Alcohol stole my dad from me
My Dad chose to pick me up from school after football practice. His addiction chose otherwise. My Dad chose to come to my GCSE drama performance, the script of which I read for the first time imagining how entertaining he would find it. His addiction did not allow him to attend. My Dad chose to care for me as his child. His addition dictated that he would need to be cared for instead.
At first, empty cider cans were found hidden in the attic, car and cupboards. Addiction gained confidence and commanded increasing attention; a pint glass furnished the kitchen worktop, periodically filled with wine and quickly consumed.
The details of his further deterioration are less relevant than the overarching fact that addiction stole my Dad from me years before death did. Having spent 3 months in rehab, he was one of the ‘lucky’ ones, but the transition from 24/7 residential support to occasional follow up appointments 72 miles away was unsuccessful and relapse shortly followed.
My concerns about my Dad’s ability to stick to his promises could have been adequately answered by a Magic 8 Ball fixed to say ‘Don’t count on it’. For every promise followed through there were several broken. Alcohol was gaslighting us both – he believed his promises with the same desperation that I often did. Alcoholism was not welcome in our home, but there it was deep throughout the structure causing subsidence and pulling my Dad down too. He was supposed to come skydiving with me, teach me to drive and jokingly wish prospective boyfriends good luck. Addiction stole those experiences and many more from me; a theft for which I cannot be compensated. The theft of time from my younger siblings is greater still.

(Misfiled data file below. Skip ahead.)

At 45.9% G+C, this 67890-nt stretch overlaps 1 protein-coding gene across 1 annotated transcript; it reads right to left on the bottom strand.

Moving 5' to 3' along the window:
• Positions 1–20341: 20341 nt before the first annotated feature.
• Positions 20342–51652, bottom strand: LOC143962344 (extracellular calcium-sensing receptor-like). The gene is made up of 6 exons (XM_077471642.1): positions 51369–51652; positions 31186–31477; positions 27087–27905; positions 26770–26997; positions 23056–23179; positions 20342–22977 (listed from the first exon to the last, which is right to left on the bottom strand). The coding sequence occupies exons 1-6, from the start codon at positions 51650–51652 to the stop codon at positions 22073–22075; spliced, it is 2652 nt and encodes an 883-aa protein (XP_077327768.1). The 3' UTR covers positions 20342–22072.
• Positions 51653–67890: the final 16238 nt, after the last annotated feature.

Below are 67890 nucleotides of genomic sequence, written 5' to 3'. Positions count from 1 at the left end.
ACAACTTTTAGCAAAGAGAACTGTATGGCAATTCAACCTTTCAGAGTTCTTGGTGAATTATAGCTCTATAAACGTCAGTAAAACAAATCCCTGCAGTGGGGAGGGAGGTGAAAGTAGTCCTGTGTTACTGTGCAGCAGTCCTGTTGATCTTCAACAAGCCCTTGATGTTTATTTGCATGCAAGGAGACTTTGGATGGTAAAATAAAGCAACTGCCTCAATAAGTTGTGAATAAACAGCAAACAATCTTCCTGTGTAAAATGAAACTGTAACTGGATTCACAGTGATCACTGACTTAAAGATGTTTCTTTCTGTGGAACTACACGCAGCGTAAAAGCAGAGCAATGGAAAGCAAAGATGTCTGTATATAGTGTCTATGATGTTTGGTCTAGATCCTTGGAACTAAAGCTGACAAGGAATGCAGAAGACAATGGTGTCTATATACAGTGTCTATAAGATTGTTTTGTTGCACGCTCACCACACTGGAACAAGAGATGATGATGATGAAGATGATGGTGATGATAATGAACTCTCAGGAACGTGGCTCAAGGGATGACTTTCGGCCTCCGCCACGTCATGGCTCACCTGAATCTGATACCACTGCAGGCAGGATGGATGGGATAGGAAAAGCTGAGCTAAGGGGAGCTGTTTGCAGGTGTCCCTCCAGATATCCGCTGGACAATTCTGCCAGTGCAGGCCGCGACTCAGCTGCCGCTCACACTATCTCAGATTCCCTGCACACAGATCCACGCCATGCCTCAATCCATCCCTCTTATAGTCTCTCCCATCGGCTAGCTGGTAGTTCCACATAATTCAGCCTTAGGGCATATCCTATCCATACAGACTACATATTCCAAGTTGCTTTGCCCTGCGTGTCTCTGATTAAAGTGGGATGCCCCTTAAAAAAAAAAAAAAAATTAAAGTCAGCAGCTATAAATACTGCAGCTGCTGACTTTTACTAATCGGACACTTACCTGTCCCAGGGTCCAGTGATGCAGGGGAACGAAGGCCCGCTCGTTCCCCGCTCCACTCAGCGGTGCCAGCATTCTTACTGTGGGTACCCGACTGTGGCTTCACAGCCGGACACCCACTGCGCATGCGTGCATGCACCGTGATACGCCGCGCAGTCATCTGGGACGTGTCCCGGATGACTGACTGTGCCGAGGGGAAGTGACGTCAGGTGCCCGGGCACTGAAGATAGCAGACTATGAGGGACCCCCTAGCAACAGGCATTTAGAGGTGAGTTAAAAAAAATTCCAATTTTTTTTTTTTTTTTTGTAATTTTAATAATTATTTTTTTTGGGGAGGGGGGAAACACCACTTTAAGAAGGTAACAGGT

The most dangerous drug of all: alcohol
In shops, cigarettes and tobacco are plainly packaged behind sliding doors. Gambling rooms of service stations are often guarded by gates and security, and spending limits can be implemented on betting apps. Gambling advertisements must not “portray, condone or encourage gambling behaviour that is socially irresponsible or could lead to financial, social or emotional harm”. ‘Drugs’ is often a dirty word for illicit substances, but there is no comparable degree of protection from what is arguably the most dangerous drug of all: alcohol. Instead, it sits on the promotional ends of supermarket aisles or near the checkouts to be impulse purchased. Regulation of alcohol advertising to a level consistent with gambling and smoking would minimise such active encouragement of potentially harmful drinking behaviour and afford those experiencing alcohol dependency much-needed support. Detailed information and policy suggestions on this matter can be found here.
Ultimately, addiction is not a choice. Recovery is a lifelong responsibility. Sufficient support and protection for anyone impacted by alcohol dependency should be a collective societal responsibility. Even though I am no longer a child and no longer live with an alcohol-dependent parent, I will forever carry the weight that was conveyed upon me in this role and will therefore never cease to be the child of someone who was alcohol-dependent. Sometimes I still feel like I am trying to hold all of the broken pieces of myself together since alcoholism destroyed my family and myself.
Recovery is a lifelong responsibility
Prevention is better than cure, and whilst Nacoa largely work to contribute to the ‘cure’ and the repercussions of addiction and recovery, we can individually and collectively be safer from addiction when more effort is poured into prevention. Each of us can help by a supporting policy change, de-stigmatising addiction and supporting charities like Nacoa.
I hope that the barriers to recovery that my Dad faced can be minimised and removed, and that adequate, consistent and accessible support can be available to everyone impacted by alcohol dependency.